February 28, 2013; Source:Daily Record
Can you put your head around this? After the struggle to get Congress to reluctantly pass a bill of $60.2 billion in Superstorm Sandy relief assistance, the devastated shoreline communities of New York and New Jersey are going to lose $2.9 billion in Sandy relief due to budget sequestration. The sequester only affects funds that have not been expended, including $1 billion from FEMA’s disaster relief fund and $1.9 billion from transportation repairs, flood mitigation projects, and community development block grants (CDBG).
The CDBG dollars are particularly important for the homeowners and businesses that didn’t have sufficient (or any) flood insurance to pay for needed repairs. As U.S. Rep. Rob Andrews (D-N.J.) noted, “This means that if a town was supposed to get $1 million to rebuild, they will get $930,000. This means that towns that are totally without a tax base and are having a tough time rebuilding are going to have an even tougher time.” Explain sequestration to the residents of the Rockaways in New York or Seaside Heights in New Jersey. In some of these localities, a seven percent cut in CDBG funds could well translate into losses for homeowners, renters, and small businesses.
Cuts in CDBGs hit all kinds of communities, not just Sandy disaster areas. Last week, Marlborough, Mass. Housing Director Doug Bushman told the city’s Community Development Authority that he would have to figure out how to handle a seven percent cut in the housing voucher program, saying the decision could amount to a reduction in money given to landlords across the board or perhaps a need to make cuts to the community’s 135 vouchers.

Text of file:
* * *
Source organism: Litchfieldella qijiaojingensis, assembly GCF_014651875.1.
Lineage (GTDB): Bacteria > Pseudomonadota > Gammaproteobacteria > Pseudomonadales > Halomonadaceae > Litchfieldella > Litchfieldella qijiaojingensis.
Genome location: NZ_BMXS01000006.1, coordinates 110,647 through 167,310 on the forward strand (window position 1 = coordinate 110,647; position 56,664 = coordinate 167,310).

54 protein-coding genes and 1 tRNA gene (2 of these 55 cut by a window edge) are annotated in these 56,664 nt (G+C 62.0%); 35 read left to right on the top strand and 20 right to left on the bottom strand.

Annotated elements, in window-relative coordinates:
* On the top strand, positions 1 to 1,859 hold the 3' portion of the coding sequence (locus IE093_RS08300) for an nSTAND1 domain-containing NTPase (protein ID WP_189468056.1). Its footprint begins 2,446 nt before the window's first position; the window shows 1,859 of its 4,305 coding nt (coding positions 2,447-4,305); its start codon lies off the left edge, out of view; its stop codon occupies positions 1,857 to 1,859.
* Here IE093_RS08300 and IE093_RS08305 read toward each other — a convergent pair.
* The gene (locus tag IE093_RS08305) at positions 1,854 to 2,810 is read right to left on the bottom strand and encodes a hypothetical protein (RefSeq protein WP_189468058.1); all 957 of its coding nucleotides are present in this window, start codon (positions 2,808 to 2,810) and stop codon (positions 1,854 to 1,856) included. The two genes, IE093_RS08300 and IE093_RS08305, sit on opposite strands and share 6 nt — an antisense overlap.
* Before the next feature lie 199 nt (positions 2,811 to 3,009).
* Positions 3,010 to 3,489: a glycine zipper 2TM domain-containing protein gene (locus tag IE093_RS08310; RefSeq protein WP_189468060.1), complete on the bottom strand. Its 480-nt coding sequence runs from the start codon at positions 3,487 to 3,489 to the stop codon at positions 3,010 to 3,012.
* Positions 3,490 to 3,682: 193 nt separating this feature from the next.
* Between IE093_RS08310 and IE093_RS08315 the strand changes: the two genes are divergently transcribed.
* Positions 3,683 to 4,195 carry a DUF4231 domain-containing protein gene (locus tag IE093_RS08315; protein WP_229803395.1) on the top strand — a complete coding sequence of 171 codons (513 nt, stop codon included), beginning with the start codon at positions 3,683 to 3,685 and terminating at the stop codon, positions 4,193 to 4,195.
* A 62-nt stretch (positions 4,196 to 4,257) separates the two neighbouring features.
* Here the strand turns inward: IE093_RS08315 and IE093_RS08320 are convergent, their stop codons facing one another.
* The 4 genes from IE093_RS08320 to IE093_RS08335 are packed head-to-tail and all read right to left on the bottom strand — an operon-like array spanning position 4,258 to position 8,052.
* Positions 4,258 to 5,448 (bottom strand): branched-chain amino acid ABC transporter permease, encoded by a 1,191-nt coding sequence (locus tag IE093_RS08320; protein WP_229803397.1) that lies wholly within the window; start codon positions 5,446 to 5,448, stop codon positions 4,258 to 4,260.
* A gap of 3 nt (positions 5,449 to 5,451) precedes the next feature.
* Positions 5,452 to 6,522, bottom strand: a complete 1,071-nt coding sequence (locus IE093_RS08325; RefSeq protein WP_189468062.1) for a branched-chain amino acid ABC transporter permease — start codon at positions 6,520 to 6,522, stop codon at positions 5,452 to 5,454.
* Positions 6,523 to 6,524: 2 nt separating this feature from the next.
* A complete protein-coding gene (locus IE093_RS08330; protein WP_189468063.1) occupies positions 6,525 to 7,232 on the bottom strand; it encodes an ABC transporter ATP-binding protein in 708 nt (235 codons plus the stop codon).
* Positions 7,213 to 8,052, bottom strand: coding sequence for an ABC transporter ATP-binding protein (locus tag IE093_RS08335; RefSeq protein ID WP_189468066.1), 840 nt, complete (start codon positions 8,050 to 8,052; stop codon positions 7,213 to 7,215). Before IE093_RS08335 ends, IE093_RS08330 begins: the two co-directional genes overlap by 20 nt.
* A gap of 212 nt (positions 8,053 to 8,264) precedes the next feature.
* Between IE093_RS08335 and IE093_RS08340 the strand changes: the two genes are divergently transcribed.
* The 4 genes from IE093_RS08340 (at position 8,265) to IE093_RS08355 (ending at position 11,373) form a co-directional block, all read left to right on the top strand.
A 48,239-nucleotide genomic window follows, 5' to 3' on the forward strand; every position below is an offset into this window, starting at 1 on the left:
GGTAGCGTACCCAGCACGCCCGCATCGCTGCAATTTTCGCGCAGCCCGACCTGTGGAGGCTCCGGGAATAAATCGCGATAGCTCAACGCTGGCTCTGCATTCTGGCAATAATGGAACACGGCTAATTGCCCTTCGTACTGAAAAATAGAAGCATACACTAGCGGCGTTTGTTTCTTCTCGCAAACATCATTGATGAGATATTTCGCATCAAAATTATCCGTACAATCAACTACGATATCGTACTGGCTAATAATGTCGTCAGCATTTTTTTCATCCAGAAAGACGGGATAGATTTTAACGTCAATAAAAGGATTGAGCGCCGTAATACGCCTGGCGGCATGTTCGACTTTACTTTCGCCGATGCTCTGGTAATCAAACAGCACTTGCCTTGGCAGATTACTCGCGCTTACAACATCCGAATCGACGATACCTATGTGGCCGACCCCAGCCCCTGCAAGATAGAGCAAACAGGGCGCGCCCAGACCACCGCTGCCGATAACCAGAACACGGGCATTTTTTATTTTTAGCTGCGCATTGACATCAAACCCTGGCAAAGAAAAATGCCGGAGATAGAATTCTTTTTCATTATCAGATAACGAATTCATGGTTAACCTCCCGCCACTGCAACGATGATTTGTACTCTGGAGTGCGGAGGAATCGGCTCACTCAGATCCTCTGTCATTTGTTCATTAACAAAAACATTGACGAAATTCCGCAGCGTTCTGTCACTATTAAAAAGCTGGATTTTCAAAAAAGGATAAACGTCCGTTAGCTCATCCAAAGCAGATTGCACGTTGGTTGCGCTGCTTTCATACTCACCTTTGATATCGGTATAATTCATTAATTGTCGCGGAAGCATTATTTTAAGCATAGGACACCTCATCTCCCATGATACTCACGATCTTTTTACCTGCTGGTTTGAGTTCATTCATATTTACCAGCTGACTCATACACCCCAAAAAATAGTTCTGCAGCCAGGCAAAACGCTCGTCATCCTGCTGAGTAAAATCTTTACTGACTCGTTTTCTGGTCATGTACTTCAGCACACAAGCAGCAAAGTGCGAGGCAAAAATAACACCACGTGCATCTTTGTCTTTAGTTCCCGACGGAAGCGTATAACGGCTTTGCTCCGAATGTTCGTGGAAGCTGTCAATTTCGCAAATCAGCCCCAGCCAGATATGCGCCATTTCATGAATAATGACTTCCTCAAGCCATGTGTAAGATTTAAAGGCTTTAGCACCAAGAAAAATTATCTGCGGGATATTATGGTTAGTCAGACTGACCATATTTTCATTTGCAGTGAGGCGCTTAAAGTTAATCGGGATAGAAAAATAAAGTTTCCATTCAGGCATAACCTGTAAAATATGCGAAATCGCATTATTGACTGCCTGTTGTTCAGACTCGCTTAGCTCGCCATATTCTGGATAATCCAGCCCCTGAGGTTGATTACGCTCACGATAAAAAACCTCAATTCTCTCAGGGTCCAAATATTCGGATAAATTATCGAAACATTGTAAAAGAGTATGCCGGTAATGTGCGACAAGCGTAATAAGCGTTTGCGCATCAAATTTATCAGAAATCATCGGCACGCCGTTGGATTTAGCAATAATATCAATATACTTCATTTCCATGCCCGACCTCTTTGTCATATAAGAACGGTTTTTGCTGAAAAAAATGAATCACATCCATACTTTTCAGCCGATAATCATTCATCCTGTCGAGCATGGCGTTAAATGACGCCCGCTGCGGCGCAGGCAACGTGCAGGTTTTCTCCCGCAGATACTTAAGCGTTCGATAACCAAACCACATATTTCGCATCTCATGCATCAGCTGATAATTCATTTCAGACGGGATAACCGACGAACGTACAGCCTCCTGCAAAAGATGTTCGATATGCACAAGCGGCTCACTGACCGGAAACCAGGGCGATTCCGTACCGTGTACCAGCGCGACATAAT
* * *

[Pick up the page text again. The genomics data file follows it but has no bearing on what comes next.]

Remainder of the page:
Explain sequestration to the 5,500 households in Tucson, Ariz. that depend on housing vouchers. The expectation is that as many as 250 families could lose their vouchers. A spokesperson for Tucson’s Housing and Community Development Department, Andrea Ibanez, suggested that the city might be able to “float enough funds internally” so that renters wouldn’t lose their vouchers until May.
Explain sequestration to those in Orange County, Calif., where local officials are simply confused and uncertain about what is going to happen as a result of sequestration cuts. Explain it to county officials in Mohave County, Ariz, who are unsure about the scope of housing and community development cuts or how they might reduce services as a result. From the residents of the Rockaways to housing voucher recipients in Tucson, the one certainty is a reduction in federal resources for critical housing and community development needs. Will these cuts bring the U.S. economy to a grinding macro-halt? That’s not clear, but for the residents who might find themselves paying more for housing or losing support services, the impacts will be real and painful.—Rick Cohen